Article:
A writer friend of mine told me that a few weeks ago he had had to exclude the most gifted of his students, a young man from Swabia or Baden or Württemberg – neither he nor I can really tell these regions apart – with the significant name of Stefan Hegel, from the course for young writers he had been invited to give by a foundation with connections to a large corporation, because this Hegel kept on interrupting the readings of the texts under discussion, sometimes raising objections at every third or fourth sentence, shouting out, standing up or bursting into tears of horror, disgust or despair. Several times, he said, this Hegel had simply grabbed the book or the pages my friend or, more often, the students were reading from, simply in order to stop them; twice he had even suffered a blackout.
The writer had noticed him even before the course started, he told me, namely when he was going through the applications that the woman from the foundation had sent him, after a preliminary selection, for the final decision, because this Hegel had submitted an eighty-fourpage, closely printed manuscript, the sole content of which was an explanation as to why he would never be able to write a story or a poem. If I understood my acquaintance correctly, what this Hegel was more or less trying to do was to demonstrate, using a single example, namely a journey in an aeroplane or, to be more precise, one moment during a flight from London to Stuttgart he had made a few days previously, why it had become impossible to put into words what he, or any other person for that matter, saw, heard, smelt, thought and felt – tangibly or emotionally – simultaneously in one single second. First of all he discussed in detail two tiny samples from texts by authors from the past for whom such a comprehensive picture (which, moreover, was not intended as realistic in the usual sense, but rather condensed the reality experienced into a poetic essence) had still been possible, and then went on to show, through a rigorous analysis of the same few sentences in terms of the development of the language, that they could not be written with the same intention today and would be given a completely different meaning if the reader thought they came from a contemporary author.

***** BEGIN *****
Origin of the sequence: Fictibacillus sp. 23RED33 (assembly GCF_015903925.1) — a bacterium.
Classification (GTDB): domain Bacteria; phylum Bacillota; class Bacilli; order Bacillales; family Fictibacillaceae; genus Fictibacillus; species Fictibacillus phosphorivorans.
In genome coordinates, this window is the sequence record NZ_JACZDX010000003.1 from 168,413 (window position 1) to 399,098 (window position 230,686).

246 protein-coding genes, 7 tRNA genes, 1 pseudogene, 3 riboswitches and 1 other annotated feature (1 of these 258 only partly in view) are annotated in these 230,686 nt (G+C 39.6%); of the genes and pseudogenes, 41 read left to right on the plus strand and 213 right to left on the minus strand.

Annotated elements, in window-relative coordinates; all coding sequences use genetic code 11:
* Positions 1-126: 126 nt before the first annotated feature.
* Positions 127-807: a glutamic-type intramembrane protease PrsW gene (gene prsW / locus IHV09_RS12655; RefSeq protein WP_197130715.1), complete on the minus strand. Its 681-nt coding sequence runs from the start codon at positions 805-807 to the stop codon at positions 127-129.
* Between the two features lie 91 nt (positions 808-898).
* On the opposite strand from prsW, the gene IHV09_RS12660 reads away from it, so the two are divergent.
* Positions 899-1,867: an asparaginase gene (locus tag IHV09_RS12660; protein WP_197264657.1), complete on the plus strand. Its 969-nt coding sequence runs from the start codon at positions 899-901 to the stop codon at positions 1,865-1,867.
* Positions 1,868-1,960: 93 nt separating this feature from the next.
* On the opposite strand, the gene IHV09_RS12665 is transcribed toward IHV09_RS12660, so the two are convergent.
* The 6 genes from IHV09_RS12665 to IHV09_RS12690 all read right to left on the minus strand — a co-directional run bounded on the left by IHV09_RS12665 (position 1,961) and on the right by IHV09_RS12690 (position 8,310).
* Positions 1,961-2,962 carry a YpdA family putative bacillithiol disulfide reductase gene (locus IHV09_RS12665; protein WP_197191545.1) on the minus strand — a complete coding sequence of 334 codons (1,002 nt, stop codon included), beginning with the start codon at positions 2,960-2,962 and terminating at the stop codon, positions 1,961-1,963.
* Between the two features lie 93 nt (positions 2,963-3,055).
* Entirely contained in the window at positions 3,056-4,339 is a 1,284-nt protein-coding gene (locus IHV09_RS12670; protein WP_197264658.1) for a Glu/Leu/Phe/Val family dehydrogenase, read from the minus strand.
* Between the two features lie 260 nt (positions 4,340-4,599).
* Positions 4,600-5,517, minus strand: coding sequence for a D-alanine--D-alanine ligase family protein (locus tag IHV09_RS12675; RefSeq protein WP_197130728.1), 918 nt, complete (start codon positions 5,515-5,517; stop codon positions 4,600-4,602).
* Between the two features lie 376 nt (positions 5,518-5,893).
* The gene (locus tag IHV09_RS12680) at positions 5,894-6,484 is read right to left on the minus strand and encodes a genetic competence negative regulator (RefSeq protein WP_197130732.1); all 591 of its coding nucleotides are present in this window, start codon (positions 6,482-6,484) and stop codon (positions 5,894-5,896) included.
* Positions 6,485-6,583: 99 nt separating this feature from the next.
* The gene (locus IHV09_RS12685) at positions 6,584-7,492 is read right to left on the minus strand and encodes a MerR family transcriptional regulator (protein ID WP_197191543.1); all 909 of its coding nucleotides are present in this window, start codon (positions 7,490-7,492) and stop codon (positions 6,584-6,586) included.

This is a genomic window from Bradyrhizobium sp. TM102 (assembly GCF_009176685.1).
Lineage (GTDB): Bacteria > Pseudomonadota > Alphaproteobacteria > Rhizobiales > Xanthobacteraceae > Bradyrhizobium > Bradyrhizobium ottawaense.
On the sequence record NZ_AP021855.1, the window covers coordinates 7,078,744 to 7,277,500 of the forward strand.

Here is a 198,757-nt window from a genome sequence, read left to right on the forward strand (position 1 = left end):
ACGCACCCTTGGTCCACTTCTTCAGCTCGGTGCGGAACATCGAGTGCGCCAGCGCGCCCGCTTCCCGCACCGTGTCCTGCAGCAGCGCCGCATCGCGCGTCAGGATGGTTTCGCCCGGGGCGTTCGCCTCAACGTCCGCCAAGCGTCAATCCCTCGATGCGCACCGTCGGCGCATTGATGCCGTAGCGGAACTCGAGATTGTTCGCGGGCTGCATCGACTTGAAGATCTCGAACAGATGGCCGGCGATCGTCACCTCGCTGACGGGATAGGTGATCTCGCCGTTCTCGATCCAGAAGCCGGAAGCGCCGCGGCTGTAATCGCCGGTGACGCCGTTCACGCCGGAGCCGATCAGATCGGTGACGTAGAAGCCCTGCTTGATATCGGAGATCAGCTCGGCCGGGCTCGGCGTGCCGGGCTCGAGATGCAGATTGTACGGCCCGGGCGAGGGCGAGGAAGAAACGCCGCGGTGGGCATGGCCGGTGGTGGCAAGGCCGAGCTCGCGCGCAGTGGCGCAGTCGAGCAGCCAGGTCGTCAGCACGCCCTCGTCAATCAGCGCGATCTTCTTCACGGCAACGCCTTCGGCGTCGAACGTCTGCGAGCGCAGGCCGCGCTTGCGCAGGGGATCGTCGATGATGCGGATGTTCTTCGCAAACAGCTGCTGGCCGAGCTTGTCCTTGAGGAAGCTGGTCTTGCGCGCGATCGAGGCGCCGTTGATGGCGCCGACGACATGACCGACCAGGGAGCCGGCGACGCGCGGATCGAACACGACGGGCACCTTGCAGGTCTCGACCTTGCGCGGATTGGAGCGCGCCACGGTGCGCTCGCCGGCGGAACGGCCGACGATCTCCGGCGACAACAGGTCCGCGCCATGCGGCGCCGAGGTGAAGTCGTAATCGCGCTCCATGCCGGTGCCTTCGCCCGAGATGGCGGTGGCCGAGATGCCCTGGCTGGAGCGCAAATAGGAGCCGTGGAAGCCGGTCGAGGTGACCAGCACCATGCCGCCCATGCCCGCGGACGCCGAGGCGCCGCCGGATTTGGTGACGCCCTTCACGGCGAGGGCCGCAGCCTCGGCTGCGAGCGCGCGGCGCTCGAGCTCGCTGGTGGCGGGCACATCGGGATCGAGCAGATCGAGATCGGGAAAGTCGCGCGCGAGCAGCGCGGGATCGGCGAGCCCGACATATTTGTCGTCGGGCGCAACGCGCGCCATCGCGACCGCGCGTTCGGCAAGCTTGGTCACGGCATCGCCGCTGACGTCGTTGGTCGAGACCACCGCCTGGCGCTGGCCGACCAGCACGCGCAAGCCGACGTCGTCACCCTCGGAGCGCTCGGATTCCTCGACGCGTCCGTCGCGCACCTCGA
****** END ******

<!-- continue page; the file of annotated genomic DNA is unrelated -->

In order to demonstrate the infinite extent of any potential subject, this Hegel then went on to describe – with a precision my acquaintance said he had never before come across in his reading – every item of what he simultaneously observed, thought or felt as a passenger in an aircraft, managing at the same time to find, beside or behind every feeling, every impression, every association, one more attendant detail which he had, if not consciously observed, then at least registered at the same moment. Thus his description continued until it broke off after eighty-four pages, just as it had reached the cover of the in-flight magazine, folded over roughly in half by the net on the back of the seat in front, and was about to go on to designate the colour and shape of the two-and-a-half letters of the name of the magazine that could be seen.
If I have understood my acquaintance, the writer, correctly, all this Hegel had managed to do up to that point – on the eighty-four closely printed pages, that is – was to distinguish between four smells and record some visual features of the seat in front, which was in his line of vision. So you get an idea of the extensive or, to be more precise and at the same time do young Hegel retrospective justice, the infinite nature of what could have been described, if Hegel had not brought his attempt to put into language the reality of one single second to a premature end. My acquaintance was undecided as to whether the abrupt end was a result of the author's giving up or, on the contrary, of his conviction that he had sufficiently proved his initial assertion.